South Africa’s commitment to AU/UN mission in Sudan is over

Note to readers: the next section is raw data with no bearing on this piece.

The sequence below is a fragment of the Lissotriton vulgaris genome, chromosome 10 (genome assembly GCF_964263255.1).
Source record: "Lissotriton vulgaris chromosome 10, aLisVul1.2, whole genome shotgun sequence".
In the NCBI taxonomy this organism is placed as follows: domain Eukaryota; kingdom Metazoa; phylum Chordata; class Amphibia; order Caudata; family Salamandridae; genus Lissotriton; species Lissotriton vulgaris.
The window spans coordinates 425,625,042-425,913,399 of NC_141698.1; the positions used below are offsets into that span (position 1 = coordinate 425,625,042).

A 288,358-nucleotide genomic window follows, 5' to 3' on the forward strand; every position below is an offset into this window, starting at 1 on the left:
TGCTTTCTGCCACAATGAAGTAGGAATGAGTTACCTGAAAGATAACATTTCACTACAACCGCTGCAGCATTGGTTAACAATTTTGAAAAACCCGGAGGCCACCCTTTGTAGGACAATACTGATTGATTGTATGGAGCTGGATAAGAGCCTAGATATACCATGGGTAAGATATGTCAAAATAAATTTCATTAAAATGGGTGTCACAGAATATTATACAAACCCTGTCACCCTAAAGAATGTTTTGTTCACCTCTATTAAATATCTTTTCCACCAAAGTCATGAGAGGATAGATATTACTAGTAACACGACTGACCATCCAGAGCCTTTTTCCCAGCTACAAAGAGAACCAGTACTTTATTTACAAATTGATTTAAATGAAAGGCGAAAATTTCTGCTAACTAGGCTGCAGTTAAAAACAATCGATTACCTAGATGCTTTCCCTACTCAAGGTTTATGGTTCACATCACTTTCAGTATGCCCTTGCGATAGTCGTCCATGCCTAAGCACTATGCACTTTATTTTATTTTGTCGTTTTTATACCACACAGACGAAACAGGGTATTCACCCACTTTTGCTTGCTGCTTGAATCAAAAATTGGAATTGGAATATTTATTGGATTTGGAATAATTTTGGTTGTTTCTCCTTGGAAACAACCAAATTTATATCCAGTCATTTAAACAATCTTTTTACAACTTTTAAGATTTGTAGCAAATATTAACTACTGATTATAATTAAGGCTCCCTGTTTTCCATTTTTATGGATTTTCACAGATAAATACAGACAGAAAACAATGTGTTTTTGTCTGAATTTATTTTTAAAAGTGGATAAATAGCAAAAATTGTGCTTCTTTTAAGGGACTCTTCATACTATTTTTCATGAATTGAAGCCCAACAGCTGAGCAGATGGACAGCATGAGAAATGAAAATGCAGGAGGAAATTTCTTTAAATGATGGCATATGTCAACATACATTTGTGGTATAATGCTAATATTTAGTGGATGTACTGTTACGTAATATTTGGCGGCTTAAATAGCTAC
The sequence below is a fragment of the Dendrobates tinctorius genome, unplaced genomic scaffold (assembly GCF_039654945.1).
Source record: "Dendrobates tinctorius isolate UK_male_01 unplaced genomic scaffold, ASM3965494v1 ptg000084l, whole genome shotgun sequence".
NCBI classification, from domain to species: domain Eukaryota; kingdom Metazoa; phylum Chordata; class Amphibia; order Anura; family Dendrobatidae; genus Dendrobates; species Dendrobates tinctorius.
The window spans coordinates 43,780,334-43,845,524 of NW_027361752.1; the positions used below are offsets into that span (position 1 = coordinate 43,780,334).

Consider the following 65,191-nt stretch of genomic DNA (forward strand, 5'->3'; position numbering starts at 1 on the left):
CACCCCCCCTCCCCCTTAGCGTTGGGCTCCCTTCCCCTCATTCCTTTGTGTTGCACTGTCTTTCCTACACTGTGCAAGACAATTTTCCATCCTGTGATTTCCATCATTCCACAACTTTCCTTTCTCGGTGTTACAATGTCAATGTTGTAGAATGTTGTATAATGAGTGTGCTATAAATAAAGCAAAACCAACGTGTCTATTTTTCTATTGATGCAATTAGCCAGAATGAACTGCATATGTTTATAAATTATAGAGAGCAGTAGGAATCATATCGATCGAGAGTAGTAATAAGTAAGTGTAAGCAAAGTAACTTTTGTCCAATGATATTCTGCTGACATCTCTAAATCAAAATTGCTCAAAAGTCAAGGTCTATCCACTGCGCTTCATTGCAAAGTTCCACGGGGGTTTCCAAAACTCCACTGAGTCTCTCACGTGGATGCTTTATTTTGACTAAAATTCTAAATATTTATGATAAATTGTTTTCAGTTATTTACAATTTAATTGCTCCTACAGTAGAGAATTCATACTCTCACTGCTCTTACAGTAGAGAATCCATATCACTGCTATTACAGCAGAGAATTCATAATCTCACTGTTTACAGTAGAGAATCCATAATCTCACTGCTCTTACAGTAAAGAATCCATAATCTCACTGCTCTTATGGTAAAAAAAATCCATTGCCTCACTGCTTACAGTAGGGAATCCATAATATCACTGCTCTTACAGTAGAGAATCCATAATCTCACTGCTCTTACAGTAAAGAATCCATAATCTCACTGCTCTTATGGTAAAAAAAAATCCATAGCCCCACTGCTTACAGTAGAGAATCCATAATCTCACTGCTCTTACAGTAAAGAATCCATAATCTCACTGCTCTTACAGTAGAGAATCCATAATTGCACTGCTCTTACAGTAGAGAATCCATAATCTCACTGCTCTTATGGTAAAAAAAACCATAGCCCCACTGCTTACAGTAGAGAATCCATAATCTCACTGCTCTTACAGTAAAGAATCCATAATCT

The South African commitment to peacekeeping in Sudan is officially over with 8 SA Infantry Battalion due to start a gradual withdrawal next Friday (April 15). There has been a South African military presence in the east African country since July 2004 under the Operation Cordite codename that started with the deployment of a handful of staff officers and observers to AMIS, the then African Union Mission in Sudan that was transformed into UNAMID, a hybrid African Union/United Nations mission. When AMIS was terminated at the end of 2007 to become the first hybrid AU/UN peacekeeping mission on the continent, South Africa was aboard and responded to a request to increase its commitment to a standard UN infantry battalion. Since then the South African military presence has been constant at around the 800 mark with various full-time force and Reserve Force units and regiments serving in the troubled east African country. SA National Defence Force (SANDF) Directorate Corporate Communications said this week, in response to a defenceWeb enquiry dated March 8, the withdrawal of South African military elements from Sudan was authorised by SANDF Commander-in-Chief, President Jacob Zuma, as from April 1.